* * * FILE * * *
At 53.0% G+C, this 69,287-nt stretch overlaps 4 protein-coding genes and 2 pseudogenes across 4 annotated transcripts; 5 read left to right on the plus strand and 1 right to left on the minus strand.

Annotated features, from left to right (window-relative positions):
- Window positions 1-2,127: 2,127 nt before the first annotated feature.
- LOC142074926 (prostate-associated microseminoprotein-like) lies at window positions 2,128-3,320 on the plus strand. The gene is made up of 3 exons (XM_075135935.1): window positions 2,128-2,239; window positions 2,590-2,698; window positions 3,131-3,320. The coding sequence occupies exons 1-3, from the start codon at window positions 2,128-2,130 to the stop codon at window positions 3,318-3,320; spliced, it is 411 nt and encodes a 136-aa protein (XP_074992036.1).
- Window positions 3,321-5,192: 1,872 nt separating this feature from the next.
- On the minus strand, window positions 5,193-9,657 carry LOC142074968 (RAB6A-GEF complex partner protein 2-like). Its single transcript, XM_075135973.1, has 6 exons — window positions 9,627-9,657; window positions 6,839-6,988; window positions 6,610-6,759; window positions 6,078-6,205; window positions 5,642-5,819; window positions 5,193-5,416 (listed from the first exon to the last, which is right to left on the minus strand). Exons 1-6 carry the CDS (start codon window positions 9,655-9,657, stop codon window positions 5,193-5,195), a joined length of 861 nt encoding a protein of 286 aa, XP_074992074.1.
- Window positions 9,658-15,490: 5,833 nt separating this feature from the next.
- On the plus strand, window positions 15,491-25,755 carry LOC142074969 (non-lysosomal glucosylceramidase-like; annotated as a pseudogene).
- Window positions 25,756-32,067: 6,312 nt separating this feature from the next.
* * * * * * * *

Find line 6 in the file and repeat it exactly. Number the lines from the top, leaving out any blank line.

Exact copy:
- On the minus strand, window positions 5,193-9,657 carry LOC142074968 (RAB6A-GEF complex partner protein 2-like). Its single transcript, XM_075135973.1, has 6 exons — window positions 9,627-9,657; window positions 6,839-6,988; window positions 6,610-6,759; window positions 6,078-6,205; window positions 5,642-5,819; window positions 5,193-5,416 (listed from the first exon to the last, which is right to left on the minus strand). Exons 1-6 carry the CDS (start codon window positions 9,655-9,657, stop codon window positions 5,193-5,195), a joined length of 861 nt encoding a protein of 286 aa, XP_074992074.1.